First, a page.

Parable of the Talents. Christ’s third story introduced a word into the English language. Today talent means the ability to do something special. In Bible times, a talent was originally a weight of about 34 kilograms, or 75 pounds. Later, it was the value of this weight in silver, bronze, or gold. In Christ’s day a talent was a huge sum of money, equivalent perhaps to the wages of an ordinary laborer for fifteen years.
In this third parable about preparation, a “man going on a journey” entrusted five talents to one of his servants, two talents to another servant, and one talent to a third. Then he went his way. While he was gone, the man with the five talents made use of his enormous wealth to double his capital. The man with two talents also doubled his capital. But the man with the single talent groused about how unjust his employer had been to give him so much less than he gave the others. He figured that anything he might earn with the money would go unappreciated by such a boss, and in a burst of ill-humor and self-pity he dug a hole for the talent and buried it.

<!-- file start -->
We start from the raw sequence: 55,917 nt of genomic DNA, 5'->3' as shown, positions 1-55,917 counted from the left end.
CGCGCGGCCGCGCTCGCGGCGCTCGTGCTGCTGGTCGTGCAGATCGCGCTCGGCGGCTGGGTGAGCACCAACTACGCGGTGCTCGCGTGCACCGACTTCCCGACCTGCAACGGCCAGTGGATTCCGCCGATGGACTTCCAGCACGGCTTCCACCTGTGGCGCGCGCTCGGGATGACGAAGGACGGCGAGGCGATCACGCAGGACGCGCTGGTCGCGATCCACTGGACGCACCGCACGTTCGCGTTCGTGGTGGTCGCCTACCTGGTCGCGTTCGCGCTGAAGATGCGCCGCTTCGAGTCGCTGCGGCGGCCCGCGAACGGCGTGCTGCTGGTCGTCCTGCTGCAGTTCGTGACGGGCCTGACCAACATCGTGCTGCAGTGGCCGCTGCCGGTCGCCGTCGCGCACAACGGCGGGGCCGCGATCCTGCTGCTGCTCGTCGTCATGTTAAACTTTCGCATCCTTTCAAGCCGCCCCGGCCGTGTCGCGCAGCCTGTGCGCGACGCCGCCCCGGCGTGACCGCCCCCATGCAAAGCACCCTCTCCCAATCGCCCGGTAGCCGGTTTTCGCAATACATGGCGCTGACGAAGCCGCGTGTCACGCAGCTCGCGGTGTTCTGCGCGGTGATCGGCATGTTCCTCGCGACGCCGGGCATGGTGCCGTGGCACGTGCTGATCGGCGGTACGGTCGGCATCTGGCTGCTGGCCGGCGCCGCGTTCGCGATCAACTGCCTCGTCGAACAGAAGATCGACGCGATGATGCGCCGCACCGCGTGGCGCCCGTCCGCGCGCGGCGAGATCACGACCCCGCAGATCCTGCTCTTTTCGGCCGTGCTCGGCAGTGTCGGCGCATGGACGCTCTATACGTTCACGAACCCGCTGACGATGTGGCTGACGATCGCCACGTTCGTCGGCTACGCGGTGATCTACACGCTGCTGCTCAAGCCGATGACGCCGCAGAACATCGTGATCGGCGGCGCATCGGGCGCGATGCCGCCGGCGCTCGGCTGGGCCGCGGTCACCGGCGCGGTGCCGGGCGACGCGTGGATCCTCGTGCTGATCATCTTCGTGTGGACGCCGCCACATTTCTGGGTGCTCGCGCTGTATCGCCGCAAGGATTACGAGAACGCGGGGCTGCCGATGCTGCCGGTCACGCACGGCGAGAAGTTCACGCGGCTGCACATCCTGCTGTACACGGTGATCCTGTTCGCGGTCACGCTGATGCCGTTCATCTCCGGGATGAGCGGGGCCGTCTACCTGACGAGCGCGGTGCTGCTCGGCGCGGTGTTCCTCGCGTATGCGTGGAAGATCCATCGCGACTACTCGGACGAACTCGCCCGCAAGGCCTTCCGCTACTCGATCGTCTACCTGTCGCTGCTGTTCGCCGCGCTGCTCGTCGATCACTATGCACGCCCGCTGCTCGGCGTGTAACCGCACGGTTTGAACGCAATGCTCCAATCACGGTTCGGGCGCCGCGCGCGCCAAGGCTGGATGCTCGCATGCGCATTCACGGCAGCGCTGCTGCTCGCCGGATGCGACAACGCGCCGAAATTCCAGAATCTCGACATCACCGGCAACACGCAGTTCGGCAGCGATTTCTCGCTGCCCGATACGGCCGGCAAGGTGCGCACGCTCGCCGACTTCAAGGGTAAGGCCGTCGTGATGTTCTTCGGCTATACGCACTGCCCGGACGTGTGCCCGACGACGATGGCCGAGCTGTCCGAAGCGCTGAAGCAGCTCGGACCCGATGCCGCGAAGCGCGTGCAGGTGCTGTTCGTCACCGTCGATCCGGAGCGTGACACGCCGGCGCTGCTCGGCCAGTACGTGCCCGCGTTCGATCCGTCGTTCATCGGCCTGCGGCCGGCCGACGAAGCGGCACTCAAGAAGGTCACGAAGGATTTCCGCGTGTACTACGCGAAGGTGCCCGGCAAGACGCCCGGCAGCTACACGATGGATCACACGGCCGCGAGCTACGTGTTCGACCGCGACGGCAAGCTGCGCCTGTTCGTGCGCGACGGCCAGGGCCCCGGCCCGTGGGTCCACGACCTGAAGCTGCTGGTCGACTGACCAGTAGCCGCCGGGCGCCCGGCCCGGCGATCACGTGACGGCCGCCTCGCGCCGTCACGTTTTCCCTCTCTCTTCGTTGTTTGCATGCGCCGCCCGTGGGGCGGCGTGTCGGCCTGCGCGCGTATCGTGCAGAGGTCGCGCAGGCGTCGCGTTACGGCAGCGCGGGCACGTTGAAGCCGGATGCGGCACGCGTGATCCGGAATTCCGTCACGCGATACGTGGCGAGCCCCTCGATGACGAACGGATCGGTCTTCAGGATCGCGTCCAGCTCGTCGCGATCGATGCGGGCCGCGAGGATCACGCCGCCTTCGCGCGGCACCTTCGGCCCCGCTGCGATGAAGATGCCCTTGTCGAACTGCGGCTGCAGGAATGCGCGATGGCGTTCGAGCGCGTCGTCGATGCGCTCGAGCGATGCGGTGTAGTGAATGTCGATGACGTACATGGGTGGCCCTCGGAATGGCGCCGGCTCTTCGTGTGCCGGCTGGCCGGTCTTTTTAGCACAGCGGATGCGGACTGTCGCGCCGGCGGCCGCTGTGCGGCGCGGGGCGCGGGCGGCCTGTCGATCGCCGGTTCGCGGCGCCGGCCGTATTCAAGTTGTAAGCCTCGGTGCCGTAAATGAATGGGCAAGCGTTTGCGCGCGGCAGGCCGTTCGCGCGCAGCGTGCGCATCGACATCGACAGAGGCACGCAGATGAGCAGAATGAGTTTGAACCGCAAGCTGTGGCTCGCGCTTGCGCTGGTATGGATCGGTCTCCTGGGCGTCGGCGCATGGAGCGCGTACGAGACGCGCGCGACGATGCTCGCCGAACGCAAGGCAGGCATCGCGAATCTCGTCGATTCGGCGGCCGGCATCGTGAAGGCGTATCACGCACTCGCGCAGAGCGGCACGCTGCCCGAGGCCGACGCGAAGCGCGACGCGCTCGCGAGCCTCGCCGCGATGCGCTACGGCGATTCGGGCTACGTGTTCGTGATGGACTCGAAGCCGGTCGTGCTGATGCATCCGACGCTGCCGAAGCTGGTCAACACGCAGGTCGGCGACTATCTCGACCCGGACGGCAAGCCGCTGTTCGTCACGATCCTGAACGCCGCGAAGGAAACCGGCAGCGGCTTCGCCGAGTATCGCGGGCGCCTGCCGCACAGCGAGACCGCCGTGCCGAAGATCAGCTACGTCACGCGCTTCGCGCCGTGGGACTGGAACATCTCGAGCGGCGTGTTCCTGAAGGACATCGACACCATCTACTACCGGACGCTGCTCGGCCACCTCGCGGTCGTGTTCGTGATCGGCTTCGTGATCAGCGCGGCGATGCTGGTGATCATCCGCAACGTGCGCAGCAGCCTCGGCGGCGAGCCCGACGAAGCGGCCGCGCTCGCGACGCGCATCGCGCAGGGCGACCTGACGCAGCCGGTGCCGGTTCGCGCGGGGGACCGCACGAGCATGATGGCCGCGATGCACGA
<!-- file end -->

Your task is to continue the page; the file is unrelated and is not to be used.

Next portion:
When the master returned “after a long time,” the first two servants gave their reports cheerfully and were warmly commended. “Well done, good and faithful servant,” said the master to each one; “you have been faithful over a little, I will set you over much; enter into the joy of your master.”
The third servant, however, handed his single talent back to the master in very bad grace and heard himself described in return as a “wicked and slothful” person. Like the wicked supervisor in the first story, he too was banished to a place where “men will weep and gnash their teeth.” Matthew 25:14-30.